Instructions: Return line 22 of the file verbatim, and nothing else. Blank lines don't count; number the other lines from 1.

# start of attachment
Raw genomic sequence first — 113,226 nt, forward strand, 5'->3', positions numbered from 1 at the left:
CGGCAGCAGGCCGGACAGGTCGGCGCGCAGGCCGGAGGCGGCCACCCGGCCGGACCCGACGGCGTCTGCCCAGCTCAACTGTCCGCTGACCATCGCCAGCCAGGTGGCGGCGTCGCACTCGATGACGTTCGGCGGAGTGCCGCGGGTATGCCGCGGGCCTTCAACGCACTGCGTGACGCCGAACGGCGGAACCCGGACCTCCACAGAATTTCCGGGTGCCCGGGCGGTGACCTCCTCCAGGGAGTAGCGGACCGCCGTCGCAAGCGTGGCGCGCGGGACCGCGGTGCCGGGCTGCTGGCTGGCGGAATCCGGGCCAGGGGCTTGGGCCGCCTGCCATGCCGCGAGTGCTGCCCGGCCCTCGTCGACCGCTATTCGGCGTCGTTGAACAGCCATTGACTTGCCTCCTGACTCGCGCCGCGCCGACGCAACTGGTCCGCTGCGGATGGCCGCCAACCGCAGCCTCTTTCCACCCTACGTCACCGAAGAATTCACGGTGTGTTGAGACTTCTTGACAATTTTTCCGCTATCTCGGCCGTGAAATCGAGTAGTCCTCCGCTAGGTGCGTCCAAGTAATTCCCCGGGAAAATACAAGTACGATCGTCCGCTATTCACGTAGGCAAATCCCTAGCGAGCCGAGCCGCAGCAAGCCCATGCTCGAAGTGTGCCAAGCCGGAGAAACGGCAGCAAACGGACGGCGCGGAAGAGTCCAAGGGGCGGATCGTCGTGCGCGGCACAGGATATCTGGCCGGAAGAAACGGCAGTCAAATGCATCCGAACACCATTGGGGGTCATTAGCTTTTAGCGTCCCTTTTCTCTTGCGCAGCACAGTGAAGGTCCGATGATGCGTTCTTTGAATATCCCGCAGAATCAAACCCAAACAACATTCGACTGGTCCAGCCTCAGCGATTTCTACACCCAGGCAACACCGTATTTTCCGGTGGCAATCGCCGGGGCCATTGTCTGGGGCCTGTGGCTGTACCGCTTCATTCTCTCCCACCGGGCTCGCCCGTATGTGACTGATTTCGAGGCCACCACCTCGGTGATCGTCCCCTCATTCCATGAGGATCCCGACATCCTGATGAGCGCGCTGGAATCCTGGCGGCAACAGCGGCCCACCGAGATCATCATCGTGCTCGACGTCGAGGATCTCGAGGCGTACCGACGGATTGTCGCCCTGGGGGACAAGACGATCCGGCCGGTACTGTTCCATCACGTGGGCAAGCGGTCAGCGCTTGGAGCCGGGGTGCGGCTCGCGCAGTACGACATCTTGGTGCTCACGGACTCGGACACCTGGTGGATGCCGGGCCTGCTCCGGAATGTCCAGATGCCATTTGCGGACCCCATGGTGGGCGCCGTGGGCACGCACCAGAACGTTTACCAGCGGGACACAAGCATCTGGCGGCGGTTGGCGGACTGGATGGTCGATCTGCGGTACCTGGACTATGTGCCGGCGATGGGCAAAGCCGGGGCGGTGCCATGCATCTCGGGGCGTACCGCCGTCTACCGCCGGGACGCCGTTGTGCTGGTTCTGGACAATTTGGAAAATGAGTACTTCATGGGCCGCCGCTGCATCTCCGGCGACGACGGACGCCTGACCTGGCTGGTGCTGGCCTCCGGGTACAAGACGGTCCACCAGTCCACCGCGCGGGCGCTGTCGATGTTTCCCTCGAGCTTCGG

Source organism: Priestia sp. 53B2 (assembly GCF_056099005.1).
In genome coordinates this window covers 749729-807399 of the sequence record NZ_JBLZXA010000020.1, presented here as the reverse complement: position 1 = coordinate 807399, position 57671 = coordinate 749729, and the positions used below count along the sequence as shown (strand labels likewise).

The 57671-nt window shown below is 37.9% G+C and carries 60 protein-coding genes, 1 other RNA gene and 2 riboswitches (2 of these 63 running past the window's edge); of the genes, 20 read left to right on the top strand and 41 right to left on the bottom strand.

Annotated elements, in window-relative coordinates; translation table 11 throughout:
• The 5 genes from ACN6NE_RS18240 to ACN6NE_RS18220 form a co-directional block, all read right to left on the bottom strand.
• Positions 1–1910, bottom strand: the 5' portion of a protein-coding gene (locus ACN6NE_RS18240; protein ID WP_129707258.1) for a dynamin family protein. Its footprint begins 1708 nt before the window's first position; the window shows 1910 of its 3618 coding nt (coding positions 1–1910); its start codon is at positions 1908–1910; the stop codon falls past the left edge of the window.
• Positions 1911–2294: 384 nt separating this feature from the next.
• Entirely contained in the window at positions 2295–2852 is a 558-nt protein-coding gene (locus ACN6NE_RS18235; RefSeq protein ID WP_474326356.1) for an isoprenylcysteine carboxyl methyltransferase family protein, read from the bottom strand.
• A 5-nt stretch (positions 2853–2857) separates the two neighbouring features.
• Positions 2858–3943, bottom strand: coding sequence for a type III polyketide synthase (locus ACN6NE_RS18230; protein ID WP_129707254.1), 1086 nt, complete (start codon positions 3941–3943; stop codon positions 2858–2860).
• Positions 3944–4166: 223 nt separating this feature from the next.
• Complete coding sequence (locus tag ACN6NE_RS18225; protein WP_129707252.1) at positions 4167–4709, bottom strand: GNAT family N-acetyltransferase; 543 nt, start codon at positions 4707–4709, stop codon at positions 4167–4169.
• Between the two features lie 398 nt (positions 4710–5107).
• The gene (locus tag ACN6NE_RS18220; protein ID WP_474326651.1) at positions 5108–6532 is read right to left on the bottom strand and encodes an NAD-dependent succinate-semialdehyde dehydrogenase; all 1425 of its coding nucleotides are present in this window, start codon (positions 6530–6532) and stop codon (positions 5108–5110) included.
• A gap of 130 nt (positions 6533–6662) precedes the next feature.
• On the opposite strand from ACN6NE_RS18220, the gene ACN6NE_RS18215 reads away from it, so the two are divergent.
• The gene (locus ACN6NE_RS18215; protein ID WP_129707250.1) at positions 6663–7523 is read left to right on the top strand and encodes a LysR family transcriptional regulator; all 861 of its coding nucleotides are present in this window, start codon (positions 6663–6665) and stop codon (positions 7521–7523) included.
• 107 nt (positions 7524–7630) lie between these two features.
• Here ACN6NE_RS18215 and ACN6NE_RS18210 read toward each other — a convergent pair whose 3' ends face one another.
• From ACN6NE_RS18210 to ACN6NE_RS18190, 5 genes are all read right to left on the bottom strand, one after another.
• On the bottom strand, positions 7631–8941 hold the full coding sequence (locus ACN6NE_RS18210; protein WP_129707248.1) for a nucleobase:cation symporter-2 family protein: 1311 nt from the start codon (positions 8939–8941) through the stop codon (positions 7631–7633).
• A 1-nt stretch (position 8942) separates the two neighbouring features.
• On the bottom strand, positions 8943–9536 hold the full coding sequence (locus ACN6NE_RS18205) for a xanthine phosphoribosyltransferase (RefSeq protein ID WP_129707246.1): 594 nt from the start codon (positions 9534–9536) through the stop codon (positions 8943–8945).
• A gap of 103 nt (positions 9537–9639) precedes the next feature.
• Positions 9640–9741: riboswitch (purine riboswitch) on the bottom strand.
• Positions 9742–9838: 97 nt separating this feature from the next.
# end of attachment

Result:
• From ACN6NE_RS18210 to ACN6NE_RS18190, 5 genes are all read right to left on the bottom strand, one after another.